Report No. 65
III. Indian Law
3.13. Decisions under the Indian Law.-
As regards Indian law, we shall first refer to the Act applicable to Christians. There are numerous decisions under the Indian Divorce Act, 1869, where the courts in India have granted divorce on the basis of a ground specified in that Act, irrespective of the question whether that ground was, or was not, recognised as a ground of divorce in some other country having a connection with the marriage, such as, the country where the marriage was solemnised1, or where the matrimonial misconduct took place2 or the country of the nationality of the parties3.
1. Rose Hill's case, (para. 3.14, infra).
2. Nan Greenwood's case, (para. 3.14, infra).
3. Giordano's case, (para. 3.15, infra).
3.14. A study of the following illustrative cases under the Indian Divorce Act relating to divorce or judicial separation, shows that the grounds of relief were taken as entirely governed by the Indian law, even though a foreign element was involved. Existence of the requisite head of jurisdiction was considered enough.
Selected Cases on the Indian Divorce Act
1. Hartencia v. John Sebastian, AIR 1935 Bom 121 (Beaumont, C.J.).
(Parties lived in Bombay together-Then went to Nairobi-Wife returned to Bombay-Judicial separation granted-Foreign law not considered).
2. Rose Hill v. Luck C. Hill, AIR 1923 Born 284 (285)
(Adultery of wife on ship at Marseilles was enough to justify grant of divorce).
3. W.D. v. E.D., AIR 1933 Sind 27.
(It was observed that the parties must have been married under the 1872 Act, but this was obiter).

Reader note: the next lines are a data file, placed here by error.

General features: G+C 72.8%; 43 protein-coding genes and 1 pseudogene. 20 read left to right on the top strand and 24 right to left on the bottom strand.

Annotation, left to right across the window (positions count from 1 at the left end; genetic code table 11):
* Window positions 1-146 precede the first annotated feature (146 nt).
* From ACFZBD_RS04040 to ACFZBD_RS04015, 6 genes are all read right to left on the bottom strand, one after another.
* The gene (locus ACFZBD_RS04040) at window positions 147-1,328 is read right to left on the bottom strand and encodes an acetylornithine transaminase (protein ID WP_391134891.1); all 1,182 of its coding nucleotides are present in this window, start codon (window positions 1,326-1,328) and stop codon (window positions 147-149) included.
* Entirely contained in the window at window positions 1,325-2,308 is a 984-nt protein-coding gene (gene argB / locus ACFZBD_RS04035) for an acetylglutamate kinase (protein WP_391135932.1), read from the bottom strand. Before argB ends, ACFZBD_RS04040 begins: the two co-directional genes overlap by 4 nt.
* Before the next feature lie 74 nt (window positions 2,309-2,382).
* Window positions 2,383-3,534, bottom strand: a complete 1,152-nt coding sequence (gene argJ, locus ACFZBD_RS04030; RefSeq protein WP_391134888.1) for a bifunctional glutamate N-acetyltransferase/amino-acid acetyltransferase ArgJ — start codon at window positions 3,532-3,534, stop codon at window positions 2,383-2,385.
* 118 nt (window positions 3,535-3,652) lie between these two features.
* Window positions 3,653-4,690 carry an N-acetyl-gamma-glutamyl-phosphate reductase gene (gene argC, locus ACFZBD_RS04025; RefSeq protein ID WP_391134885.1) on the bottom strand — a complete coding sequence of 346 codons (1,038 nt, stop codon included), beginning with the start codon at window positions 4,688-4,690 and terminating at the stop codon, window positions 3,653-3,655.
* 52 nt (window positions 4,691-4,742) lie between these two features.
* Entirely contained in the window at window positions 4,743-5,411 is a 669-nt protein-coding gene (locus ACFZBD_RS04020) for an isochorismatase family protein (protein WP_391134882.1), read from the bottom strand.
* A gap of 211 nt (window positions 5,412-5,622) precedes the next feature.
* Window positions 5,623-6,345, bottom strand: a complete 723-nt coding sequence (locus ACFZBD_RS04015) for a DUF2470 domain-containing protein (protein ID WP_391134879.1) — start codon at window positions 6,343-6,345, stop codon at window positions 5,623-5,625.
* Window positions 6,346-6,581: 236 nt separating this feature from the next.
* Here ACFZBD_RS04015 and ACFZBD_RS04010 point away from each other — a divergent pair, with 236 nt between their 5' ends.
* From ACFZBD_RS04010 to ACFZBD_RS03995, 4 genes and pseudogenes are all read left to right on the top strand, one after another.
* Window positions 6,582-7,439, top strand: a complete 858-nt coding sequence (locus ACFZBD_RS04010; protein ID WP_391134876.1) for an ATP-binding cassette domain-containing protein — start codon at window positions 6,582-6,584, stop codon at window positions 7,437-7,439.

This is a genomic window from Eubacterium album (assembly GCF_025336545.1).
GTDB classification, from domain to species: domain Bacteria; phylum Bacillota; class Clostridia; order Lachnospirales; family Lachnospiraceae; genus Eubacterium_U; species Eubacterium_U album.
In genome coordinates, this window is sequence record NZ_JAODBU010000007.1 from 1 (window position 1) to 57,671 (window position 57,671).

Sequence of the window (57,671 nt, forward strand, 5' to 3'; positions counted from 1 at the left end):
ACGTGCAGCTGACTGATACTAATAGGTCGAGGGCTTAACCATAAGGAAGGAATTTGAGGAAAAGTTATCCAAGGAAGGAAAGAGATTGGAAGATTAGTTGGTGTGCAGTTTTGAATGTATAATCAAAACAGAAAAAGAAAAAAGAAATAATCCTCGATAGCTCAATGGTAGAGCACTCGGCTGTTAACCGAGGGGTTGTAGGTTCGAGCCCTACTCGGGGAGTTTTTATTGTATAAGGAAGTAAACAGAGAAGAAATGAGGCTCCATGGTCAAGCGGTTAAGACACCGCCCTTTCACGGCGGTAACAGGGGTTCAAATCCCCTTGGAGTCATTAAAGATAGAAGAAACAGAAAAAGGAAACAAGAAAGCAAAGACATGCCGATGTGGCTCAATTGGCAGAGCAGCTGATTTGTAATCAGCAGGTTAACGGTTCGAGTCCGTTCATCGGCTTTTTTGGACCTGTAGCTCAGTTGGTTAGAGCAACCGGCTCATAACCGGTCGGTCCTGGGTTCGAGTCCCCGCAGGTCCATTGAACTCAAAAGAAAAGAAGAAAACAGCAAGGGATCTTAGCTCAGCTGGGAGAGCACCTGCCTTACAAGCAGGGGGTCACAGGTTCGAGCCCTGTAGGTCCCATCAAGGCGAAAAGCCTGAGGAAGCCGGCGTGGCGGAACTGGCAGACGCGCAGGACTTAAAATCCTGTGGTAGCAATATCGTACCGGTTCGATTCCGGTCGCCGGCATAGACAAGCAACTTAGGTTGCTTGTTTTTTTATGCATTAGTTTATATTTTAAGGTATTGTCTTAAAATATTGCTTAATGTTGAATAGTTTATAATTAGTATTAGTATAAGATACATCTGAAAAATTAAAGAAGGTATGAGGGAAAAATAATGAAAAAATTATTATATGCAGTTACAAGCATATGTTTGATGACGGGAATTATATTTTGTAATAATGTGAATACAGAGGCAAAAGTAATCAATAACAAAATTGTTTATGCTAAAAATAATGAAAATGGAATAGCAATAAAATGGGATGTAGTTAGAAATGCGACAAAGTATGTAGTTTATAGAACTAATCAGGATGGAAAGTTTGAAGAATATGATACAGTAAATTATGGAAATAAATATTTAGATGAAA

4. Mrs. Nan Greenwood v. L.V. Greenwood, AIR 1928 Oudh 218(1) (Pullan, J.).
(Parties not domiciled in India-Married in Ireland-Divorce granted).
5. Giordano's case, 1912 ILR 40 Cal 215 (Italian couple).1
5A. Shireen Mall2, AIR 1952 Punj 217.
6. Bright v. Bright, ILR 36 Cal 964.
7. Grant v. Grant, AIR 1937 Pat 82.
(Adultery outside India-Parties domiciled in India).
1. See para. 3.15, infra.
2. See para. 3.16, infra.
3.15. In Giordano v. Giordano, 1912 ILR 40 Cal 215 the husband was an Italian subject, with an Italian domicile, and instituted proceedings in India for divorce on the ground of his wife's adultery. The marriage had been solemnised in India, and the parties were residing in British India. (As the Indian Divorce Act then stood, residence was enough to confer jurisdiction for dissolution). It was held that under the provisions of the Indian Divorce Act, the Court was bound to grant a divorce on proof of adultery, although the divorce would have no effect outside India. It may be noted that Italy had no provision for divorce at that time.
3.16. In Shireen Mall v. Tayler, AIR 1952 Punj 277 (279) (Boni, J.) (British soldier) the respondent husband was a British soldier, though temporarily he lived in British India. The High Court observed that only the Indian law was applicable. Section 7 of the Indian Divorce Act, 1869 (Court to follow the English practice) made no difference, because it was expressly stated to be-"Subject to the provisions contained in this Act....."
The High Court added-